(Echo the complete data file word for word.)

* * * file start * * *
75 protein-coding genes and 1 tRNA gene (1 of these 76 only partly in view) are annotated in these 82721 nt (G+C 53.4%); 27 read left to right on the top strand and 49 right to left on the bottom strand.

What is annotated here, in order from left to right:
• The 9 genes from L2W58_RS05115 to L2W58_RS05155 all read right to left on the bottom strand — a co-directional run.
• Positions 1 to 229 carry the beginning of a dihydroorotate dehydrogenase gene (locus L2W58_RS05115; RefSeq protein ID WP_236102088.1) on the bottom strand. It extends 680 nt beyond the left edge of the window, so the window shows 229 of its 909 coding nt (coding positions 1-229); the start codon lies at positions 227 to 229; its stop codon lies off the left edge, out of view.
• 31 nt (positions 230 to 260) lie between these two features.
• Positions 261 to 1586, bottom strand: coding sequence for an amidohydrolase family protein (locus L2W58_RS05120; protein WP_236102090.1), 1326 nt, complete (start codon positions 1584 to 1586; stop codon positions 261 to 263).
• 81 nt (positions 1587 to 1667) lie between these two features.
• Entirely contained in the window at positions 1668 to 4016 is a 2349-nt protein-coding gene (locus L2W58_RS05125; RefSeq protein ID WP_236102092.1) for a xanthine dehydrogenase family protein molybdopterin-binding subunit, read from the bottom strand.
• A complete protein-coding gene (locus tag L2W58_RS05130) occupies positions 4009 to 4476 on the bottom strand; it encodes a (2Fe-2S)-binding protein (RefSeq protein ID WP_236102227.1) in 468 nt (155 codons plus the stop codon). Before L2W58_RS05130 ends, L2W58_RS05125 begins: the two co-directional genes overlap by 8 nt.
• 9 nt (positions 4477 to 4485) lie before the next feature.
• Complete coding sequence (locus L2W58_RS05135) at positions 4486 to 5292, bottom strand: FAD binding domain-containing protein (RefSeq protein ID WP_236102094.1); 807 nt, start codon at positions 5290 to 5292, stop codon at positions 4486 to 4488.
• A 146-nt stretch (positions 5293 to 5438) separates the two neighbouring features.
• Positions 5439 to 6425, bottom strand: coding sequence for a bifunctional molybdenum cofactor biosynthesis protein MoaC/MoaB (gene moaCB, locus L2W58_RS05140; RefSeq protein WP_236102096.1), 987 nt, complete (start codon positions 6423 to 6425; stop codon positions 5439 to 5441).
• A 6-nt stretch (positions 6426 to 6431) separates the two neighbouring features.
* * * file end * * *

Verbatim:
75 protein-coding genes and 1 tRNA gene (1 of these 76 only partly in view) are annotated in these 82721 nt (G+C 53.4%); 27 read left to right on the top strand and 49 right to left on the bottom strand.

What is annotated here, in order from left to right:
• The 9 genes from L2W58_RS05115 to L2W58_RS05155 all read right to left on the bottom strand — a co-directional run.
• Positions 1 to 229 carry the beginning of a dihydroorotate dehydrogenase gene (locus L2W58_RS05115; RefSeq protein ID WP_236102088.1) on the bottom strand. It extends 680 nt beyond the left edge of the window, so the window shows 229 of its 909 coding nt (coding positions 1-229); the start codon lies at positions 227 to 229; its stop codon lies off the left edge, out of view.
• 31 nt (positions 230 to 260) lie between these two features.
• Positions 261 to 1586, bottom strand: coding sequence for an amidohydrolase family protein (locus L2W58_RS05120; protein WP_236102090.1), 1326 nt, complete (start codon positions 1584 to 1586; stop codon positions 261 to 263).
• 81 nt (positions 1587 to 1667) lie between these two features.
• Entirely contained in the window at positions 1668 to 4016 is a 2349-nt protein-coding gene (locus L2W58_RS05125; RefSeq protein ID WP_236102092.1) for a xanthine dehydrogenase family protein molybdopterin-binding subunit, read from the bottom strand.
• A complete protein-coding gene (locus tag L2W58_RS05130) occupies positions 4009 to 4476 on the bottom strand; it encodes a (2Fe-2S)-binding protein (RefSeq protein ID WP_236102227.1) in 468 nt (155 codons plus the stop codon). Before L2W58_RS05130 ends, L2W58_RS05125 begins: the two co-directional genes overlap by 8 nt.
• 9 nt (positions 4477 to 4485) lie before the next feature.
• Complete coding sequence (locus L2W58_RS05135) at positions 4486 to 5292, bottom strand: FAD binding domain-containing protein (RefSeq protein ID WP_236102094.1); 807 nt, start codon at positions 5290 to 5292, stop codon at positions 4486 to 4488.
• A 146-nt stretch (positions 5293 to 5438) separates the two neighbouring features.
• Positions 5439 to 6425, bottom strand: coding sequence for a bifunctional molybdenum cofactor biosynthesis protein MoaC/MoaB (gene moaCB, locus L2W58_RS05140; RefSeq protein WP_236102096.1), 987 nt, complete (start codon positions 6423 to 6425; stop codon positions 5439 to 5441).
• A 6-nt stretch (positions 6426 to 6431) separates the two neighbouring features.